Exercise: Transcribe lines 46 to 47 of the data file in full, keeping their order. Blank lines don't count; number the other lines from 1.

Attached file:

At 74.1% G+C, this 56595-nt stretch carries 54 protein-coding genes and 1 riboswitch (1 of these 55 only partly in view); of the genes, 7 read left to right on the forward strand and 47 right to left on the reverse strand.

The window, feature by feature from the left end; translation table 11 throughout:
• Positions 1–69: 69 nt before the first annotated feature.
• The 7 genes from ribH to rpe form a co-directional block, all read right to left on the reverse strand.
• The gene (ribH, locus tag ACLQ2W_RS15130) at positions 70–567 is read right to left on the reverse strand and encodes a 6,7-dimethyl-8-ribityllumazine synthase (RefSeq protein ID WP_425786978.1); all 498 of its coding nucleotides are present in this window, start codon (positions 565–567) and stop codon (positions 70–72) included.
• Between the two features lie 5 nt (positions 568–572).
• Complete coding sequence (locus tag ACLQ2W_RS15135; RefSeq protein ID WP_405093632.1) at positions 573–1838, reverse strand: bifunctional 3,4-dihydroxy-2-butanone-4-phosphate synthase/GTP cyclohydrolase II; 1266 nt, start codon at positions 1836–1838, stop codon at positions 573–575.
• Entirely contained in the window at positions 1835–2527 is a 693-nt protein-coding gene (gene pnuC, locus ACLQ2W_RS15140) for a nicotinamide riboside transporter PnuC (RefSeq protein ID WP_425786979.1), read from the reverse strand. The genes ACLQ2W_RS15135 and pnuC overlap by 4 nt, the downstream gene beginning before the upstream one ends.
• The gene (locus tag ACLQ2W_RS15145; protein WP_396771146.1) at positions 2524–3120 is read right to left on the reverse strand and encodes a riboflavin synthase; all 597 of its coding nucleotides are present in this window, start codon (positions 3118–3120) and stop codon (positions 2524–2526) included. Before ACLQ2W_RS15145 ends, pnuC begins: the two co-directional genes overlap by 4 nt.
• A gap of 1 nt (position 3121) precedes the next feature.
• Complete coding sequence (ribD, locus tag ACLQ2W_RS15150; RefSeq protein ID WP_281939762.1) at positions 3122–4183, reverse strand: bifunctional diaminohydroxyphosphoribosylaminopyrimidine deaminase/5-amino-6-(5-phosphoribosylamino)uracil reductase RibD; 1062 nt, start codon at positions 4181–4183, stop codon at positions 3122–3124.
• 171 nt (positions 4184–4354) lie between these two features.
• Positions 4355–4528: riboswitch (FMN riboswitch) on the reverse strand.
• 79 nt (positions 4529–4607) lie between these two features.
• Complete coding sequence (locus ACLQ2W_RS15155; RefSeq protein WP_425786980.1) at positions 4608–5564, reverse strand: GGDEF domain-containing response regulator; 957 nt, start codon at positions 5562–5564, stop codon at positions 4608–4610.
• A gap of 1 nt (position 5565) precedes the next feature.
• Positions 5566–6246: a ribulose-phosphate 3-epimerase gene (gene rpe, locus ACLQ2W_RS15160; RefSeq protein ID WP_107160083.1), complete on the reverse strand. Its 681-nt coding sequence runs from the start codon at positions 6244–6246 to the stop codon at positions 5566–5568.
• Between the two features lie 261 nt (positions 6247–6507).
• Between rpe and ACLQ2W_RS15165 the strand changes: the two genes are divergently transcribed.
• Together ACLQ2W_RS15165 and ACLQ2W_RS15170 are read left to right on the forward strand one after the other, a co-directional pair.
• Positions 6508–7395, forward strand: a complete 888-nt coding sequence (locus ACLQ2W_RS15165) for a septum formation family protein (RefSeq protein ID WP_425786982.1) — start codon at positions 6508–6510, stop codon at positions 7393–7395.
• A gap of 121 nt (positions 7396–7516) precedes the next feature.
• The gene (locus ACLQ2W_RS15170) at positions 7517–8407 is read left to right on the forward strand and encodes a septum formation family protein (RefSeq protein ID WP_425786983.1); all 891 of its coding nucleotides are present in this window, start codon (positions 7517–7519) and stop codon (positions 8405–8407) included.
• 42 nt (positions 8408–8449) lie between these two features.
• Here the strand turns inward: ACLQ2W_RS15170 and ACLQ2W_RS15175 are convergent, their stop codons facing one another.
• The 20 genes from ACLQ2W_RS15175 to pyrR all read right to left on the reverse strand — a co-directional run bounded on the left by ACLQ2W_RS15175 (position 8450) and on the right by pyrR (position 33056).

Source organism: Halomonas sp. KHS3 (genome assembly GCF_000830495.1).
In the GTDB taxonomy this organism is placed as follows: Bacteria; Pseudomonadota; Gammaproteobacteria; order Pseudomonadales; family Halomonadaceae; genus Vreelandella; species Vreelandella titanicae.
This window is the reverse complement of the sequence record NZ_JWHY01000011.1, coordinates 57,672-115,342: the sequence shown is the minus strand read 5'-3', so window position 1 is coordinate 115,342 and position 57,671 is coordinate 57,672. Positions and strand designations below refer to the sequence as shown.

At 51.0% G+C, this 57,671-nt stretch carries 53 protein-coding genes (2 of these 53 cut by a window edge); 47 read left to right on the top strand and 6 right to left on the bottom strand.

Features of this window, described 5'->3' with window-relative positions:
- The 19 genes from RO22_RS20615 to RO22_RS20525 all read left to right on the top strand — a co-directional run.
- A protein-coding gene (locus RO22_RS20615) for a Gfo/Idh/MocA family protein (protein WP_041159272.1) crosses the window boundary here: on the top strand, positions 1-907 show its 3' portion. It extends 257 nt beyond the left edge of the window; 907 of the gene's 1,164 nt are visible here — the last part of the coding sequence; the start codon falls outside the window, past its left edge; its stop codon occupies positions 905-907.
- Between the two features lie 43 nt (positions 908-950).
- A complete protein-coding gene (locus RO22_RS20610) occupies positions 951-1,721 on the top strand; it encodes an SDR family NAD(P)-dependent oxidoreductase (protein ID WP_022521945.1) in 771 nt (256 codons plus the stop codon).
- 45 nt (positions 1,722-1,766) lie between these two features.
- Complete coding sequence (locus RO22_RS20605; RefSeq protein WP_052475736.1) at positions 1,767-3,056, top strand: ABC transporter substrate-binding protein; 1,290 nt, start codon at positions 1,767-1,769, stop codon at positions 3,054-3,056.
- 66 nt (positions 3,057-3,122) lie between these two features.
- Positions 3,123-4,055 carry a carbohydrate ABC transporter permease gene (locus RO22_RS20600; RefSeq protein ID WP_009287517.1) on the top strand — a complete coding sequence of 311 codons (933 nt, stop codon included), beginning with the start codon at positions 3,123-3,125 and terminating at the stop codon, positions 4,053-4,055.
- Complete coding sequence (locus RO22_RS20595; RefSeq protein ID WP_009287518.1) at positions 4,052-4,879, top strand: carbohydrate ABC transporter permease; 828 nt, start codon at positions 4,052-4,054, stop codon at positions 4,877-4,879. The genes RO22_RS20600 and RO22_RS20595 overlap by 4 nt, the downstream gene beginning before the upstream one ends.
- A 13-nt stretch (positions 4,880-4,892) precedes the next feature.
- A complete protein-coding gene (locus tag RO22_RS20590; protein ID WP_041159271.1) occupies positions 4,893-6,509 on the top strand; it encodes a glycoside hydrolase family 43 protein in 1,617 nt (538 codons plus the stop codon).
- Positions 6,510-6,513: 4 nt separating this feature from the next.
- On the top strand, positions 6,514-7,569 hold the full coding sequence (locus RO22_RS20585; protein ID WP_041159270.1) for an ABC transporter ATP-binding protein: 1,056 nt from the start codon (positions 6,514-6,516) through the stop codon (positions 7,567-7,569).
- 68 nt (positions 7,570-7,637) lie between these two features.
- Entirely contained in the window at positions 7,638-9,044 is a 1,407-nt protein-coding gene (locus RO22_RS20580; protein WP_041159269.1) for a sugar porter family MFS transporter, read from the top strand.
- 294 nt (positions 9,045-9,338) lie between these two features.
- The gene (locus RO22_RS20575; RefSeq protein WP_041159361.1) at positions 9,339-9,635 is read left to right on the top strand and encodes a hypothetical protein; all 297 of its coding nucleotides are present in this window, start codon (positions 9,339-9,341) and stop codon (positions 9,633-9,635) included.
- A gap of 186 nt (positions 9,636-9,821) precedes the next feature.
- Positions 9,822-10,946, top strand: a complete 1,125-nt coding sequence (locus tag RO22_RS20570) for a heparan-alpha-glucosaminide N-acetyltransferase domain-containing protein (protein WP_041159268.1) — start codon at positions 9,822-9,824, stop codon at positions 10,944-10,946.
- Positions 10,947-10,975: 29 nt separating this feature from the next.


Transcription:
- Entirely contained in the window at positions 7,638-9,044 is a 1,407-nt protein-coding gene (locus RO22_RS20580; protein WP_041159269.1) for a sugar porter family MFS transporter, read from the top strand.
- 294 nt (positions 9,045-9,338) lie between these two features.